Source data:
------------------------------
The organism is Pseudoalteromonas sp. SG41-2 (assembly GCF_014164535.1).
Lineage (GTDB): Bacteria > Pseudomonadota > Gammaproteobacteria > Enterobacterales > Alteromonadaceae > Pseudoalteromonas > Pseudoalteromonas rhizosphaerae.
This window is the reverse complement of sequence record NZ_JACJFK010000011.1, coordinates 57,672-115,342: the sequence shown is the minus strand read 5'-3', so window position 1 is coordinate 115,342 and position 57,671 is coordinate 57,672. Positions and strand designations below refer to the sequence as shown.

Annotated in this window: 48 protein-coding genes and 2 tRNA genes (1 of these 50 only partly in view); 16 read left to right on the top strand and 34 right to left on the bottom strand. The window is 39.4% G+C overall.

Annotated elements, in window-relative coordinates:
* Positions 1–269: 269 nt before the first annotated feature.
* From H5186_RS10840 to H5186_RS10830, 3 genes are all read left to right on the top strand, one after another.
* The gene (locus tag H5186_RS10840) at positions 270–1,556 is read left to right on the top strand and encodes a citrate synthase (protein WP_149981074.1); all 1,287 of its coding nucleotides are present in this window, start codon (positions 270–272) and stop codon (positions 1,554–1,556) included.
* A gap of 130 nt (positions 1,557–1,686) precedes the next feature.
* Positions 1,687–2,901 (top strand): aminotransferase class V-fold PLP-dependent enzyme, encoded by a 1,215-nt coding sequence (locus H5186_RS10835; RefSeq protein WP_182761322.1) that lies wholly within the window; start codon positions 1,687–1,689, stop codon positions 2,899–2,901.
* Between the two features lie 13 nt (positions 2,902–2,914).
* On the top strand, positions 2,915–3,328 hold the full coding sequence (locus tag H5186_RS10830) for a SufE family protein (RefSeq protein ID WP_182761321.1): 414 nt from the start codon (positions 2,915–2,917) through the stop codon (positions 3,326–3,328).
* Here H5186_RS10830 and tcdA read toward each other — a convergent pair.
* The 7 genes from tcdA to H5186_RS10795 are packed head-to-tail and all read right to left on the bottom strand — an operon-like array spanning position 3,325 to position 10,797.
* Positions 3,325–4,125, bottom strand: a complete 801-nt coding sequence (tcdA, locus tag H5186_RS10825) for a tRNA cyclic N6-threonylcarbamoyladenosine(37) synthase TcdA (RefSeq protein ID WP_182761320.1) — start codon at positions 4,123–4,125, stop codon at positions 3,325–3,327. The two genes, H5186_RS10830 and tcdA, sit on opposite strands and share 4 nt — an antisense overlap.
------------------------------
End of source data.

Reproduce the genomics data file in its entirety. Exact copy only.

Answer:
The organism is Pseudoalteromonas sp. SG41-2 (assembly GCF_014164535.1).
Lineage (GTDB): Bacteria > Pseudomonadota > Gammaproteobacteria > Enterobacterales > Alteromonadaceae > Pseudoalteromonas > Pseudoalteromonas rhizosphaerae.
This window is the reverse complement of sequence record NZ_JACJFK010000011.1, coordinates 57,672-115,342: the sequence shown is the minus strand read 5'-3', so window position 1 is coordinate 115,342 and position 57,671 is coordinate 57,672. Positions and strand designations below refer to the sequence as shown.

Annotated in this window: 48 protein-coding genes and 2 tRNA genes (1 of these 50 only partly in view); 16 read left to right on the top strand and 34 right to left on the bottom strand. The window is 39.4% G+C overall.

Annotated elements, in window-relative coordinates:
* Positions 1–269: 269 nt before the first annotated feature.
* From H5186_RS10840 to H5186_RS10830, 3 genes are all read left to right on the top strand, one after another.
* The gene (locus tag H5186_RS10840) at positions 270–1,556 is read left to right on the top strand and encodes a citrate synthase (protein WP_149981074.1); all 1,287 of its coding nucleotides are present in this window, start codon (positions 270–272) and stop codon (positions 1,554–1,556) included.
* A gap of 130 nt (positions 1,557–1,686) precedes the next feature.
* Positions 1,687–2,901 (top strand): aminotransferase class V-fold PLP-dependent enzyme, encoded by a 1,215-nt coding sequence (locus H5186_RS10835; RefSeq protein WP_182761322.1) that lies wholly within the window; start codon positions 1,687–1,689, stop codon positions 2,899–2,901.
* Between the two features lie 13 nt (positions 2,902–2,914).
* On the top strand, positions 2,915–3,328 hold the full coding sequence (locus tag H5186_RS10830) for a SufE family protein (RefSeq protein ID WP_182761321.1): 414 nt from the start codon (positions 2,915–2,917) through the stop codon (positions 3,326–3,328).
* Here H5186_RS10830 and tcdA read toward each other — a convergent pair.
* The 7 genes from tcdA to H5186_RS10795 are packed head-to-tail and all read right to left on the bottom strand — an operon-like array spanning position 3,325 to position 10,797.
* Positions 3,325–4,125, bottom strand: a complete 801-nt coding sequence (tcdA, locus tag H5186_RS10825) for a tRNA cyclic N6-threonylcarbamoyladenosine(37) synthase TcdA (RefSeq protein ID WP_182761320.1) — start codon at positions 4,123–4,125, stop codon at positions 3,325–3,327. The two genes, H5186_RS10830 and tcdA, sit on opposite strands and share 4 nt — an antisense overlap.